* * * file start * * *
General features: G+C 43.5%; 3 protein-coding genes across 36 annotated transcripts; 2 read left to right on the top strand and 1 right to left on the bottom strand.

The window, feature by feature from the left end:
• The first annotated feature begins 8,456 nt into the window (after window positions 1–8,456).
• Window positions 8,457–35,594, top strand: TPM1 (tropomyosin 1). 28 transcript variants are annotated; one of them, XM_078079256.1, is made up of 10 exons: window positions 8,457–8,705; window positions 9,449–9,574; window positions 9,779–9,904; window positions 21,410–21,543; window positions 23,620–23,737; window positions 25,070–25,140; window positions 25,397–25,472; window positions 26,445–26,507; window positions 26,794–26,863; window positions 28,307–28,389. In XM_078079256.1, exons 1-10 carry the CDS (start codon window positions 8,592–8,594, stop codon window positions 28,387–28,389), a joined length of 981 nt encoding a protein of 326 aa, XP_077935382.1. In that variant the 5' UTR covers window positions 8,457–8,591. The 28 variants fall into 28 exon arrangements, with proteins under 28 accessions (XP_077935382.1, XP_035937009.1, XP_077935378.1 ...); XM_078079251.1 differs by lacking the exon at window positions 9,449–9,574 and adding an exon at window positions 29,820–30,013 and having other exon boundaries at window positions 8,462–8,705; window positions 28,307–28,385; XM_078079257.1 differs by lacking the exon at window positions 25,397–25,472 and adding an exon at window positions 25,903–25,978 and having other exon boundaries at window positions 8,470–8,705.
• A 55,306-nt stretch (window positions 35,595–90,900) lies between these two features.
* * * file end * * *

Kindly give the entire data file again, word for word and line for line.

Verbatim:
General features: G+C 43.5%; 3 protein-coding genes across 36 annotated transcripts; 2 read left to right on the top strand and 1 right to left on the bottom strand.

The window, feature by feature from the left end:
• The first annotated feature begins 8,456 nt into the window (after window positions 1–8,456).
• Window positions 8,457–35,594, top strand: TPM1 (tropomyosin 1). 28 transcript variants are annotated; one of them, XM_078079256.1, is made up of 10 exons: window positions 8,457–8,705; window positions 9,449–9,574; window positions 9,779–9,904; window positions 21,410–21,543; window positions 23,620–23,737; window positions 25,070–25,140; window positions 25,397–25,472; window positions 26,445–26,507; window positions 26,794–26,863; window positions 28,307–28,389. In XM_078079256.1, exons 1-10 carry the CDS (start codon window positions 8,592–8,594, stop codon window positions 28,387–28,389), a joined length of 981 nt encoding a protein of 326 aa, XP_077935382.1. In that variant the 5' UTR covers window positions 8,457–8,591. The 28 variants fall into 28 exon arrangements, with proteins under 28 accessions (XP_077935382.1, XP_035937009.1, XP_077935378.1 ...); XM_078079251.1 differs by lacking the exon at window positions 9,449–9,574 and adding an exon at window positions 29,820–30,013 and having other exon boundaries at window positions 8,462–8,705; window positions 28,307–28,385; XM_078079257.1 differs by lacking the exon at window positions 25,397–25,472 and adding an exon at window positions 25,903–25,978 and having other exon boundaries at window positions 8,470–8,705.
• A 55,306-nt stretch (window positions 35,595–90,900) lies between these two features.